Review: Spellbook – Magick & Mischief
Read it cover to cover.
It’s a dark night in a city of shut-ins, and I’m trying fruitlessly to sort through a record collection as overgrown as a prog player’s pedalboard. Choosing a record worth talking about is like narrowing down a promising suspect, and half your leads are dead on arrival. None of these artists look familiar anymore, I can’t even recall what kind of musical kick I was on when I bought them. Can’t be wasting time combing the same crime scene again and again, so it’s on to the fresh tips from my favorite informant: A huge pile of unread promo emails from Bandcamp. Sometimes you just have a hunch, clear an hour or two to snoop around, and see what kind of case turns up.
Spellbook seems like a band that invites no questions. They certainly fit a nondescript profile, a schlock-rock throwback with no motive beyond a wicked B-movie album cover and some fun filler tunes to add to a shuffle playlist for that awesome Halloween party you were totally going to throw, but COVID gave you a convenient excuse to give up on after you realized you don’t even know that many people. But real detective work demands in-depth observation, and I will attest that Magick & Mischief, the band’s debut, has much to reveal beneath that banal archetype.
The opening batch of songs will get you out of your seat, easily. The first three tracks cover the expected occult rock bases nicely, roundly beating the curve for catchiness with a little Pentatonics 101. You might need to blow some dust off of these riffs, but they’ve got punch and they barrel along with no shame or irony. The rhythm riffs are economical, dotted with bouncy flourishes and chromatic power chords. You could mistake some guitar parts for an idling diesel engine, and that’s a really good thing, because it makes the measured lead work feel rousing without jolting the songs from their steady groove.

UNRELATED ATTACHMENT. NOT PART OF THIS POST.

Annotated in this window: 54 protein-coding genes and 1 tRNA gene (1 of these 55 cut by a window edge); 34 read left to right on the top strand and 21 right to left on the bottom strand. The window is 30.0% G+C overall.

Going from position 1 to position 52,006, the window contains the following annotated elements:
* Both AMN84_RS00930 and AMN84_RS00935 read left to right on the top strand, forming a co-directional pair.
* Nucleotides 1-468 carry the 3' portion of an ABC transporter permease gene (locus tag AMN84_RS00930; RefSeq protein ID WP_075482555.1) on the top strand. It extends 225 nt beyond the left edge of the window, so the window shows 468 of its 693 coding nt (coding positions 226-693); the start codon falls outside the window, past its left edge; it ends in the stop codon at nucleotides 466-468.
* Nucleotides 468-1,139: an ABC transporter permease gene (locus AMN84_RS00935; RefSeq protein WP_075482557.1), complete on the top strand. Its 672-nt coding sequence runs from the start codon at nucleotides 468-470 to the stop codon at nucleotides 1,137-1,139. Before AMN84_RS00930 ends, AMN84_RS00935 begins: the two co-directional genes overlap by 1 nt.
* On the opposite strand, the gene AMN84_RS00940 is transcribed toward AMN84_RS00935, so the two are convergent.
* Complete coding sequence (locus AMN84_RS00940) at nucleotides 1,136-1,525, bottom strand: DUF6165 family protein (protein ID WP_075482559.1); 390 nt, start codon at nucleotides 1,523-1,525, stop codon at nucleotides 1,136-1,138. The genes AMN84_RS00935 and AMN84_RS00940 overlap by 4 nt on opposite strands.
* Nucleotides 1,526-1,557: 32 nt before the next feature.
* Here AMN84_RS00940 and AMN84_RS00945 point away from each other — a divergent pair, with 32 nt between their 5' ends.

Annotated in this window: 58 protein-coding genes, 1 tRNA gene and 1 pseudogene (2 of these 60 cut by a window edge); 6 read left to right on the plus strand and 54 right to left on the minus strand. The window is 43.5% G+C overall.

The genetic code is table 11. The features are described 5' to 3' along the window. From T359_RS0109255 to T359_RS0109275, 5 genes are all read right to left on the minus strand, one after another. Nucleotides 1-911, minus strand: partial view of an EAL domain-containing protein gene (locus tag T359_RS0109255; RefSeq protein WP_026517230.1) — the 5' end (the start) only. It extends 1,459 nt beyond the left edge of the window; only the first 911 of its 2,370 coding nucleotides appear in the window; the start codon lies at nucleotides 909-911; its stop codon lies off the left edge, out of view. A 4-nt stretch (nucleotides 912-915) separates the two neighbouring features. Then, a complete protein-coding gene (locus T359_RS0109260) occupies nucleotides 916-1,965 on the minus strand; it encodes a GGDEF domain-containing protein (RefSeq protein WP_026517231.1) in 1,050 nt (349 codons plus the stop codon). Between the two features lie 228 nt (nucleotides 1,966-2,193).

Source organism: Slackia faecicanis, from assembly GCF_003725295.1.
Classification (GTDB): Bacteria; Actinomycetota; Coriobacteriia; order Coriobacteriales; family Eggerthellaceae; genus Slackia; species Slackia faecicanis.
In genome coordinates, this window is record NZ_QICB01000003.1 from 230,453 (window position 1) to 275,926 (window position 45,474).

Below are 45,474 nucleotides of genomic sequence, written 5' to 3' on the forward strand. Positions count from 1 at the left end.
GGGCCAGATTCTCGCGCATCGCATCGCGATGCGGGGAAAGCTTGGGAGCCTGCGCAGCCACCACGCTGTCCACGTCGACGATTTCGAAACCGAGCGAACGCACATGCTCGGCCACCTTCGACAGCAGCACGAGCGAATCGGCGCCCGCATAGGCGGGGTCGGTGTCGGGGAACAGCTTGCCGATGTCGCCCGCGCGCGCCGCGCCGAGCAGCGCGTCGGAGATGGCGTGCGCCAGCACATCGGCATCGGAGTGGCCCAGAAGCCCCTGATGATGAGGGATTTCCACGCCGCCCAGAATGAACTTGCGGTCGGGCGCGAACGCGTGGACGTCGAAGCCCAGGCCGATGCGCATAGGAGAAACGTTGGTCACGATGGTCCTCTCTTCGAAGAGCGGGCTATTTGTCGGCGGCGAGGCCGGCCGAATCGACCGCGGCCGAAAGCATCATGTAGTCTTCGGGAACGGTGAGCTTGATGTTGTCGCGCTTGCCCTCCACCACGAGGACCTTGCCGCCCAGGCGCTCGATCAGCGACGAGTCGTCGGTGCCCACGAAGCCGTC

Feather-light guitar flutters come very sparse on this record, and with the exception of “Ominous Skies” which boasts a scorching hot shredder, the solos tend to be more functional than fiery. In “Wands to the Sky”, the lead guitar is out-noodled by the organist, and “Black Shadow” gives half the solo to a harmonica. Against the spartan backbeat, however, even these subdued melodic moments glow with character. And even without leads, B-side opener “Motorcade” uses teasing drum and bass buildups to launch straight into a chunky slab of meaty chords custom-tuned for starting bar fights. The whole effect also couldn’t work without their singer, who does a satisfying quasi-Ozzy delivery that creaks and croons through the dime-a-dozen lyrics.